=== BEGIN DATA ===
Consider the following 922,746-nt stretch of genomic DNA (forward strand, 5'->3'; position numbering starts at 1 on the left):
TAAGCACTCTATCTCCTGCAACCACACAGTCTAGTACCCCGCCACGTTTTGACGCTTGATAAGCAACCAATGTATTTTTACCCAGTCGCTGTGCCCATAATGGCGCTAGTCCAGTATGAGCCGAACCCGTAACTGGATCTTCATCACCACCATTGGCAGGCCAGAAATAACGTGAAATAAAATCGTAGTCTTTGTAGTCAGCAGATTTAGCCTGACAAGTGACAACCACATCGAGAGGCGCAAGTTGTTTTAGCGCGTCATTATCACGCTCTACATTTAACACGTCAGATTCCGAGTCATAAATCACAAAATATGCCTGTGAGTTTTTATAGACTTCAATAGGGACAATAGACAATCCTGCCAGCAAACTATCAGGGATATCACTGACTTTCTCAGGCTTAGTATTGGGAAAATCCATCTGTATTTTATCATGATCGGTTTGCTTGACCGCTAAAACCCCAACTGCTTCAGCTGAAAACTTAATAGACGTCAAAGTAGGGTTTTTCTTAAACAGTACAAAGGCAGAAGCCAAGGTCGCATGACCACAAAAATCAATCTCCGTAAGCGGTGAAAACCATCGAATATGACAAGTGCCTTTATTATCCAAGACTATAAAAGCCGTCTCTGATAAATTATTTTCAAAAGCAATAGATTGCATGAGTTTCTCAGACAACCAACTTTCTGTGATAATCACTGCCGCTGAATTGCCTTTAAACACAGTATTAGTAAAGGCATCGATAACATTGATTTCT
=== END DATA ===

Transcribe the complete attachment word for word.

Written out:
Consider the following 922,746-nt stretch of genomic DNA (forward strand, 5'->3'; position numbering starts at 1 on the left):
TAAGCACTCTATCTCCTGCAACCACACAGTCTAGTACCCCGCCACGTTTTGACGCTTGATAAGCAACCAATGTATTTTTACCCAGTCGCTGTGCCCATAATGGCGCTAGTCCAGTATGAGCCGAACCCGTAACTGGATCTTCATCACCACCATTGGCAGGCCAGAAATAACGTGAAATAAAATCGTAGTCTTTGTAGTCAGCAGATTTAGCCTGACAAGTGACAACCACATCGAGAGGCGCAAGTTGTTTTAGCGCGTCATTATCACGCTCTACATTTAACACGTCAGATTCCGAGTCATAAATCACAAAATATGCCTGTGAGTTTTTATAGACTTCAATAGGGACAATAGACAATCCTGCCAGCAAACTATCAGGGATATCACTGACTTTCTCAGGCTTAGTATTGGGAAAATCCATCTGTATTTTATCATGATCGGTTTGCTTGACCGCTAAAACCCCAACTGCTTCAGCTGAAAACTTAATAGACGTCAAAGTAGGGTTTTTCTTAAACAGTACAAAGGCAGAAGCCAAGGTCGCATGACCACAAAAATCAATCTCCGTAAGCGGTGAAAACCATCGAATATGACAAGTGCCTTTATTATCCAAGACTATAAAAGCCGTCTCTGATAAATTATTTTCAAAAGCAATAGATTGCATGAGTTTCTCAGACAACCAACTTTCTGTGATAATCACTGCCGCTGAATTGCCTTTAAACACAGTATTAGTAAAGGCATCGATAACATTGATTTCT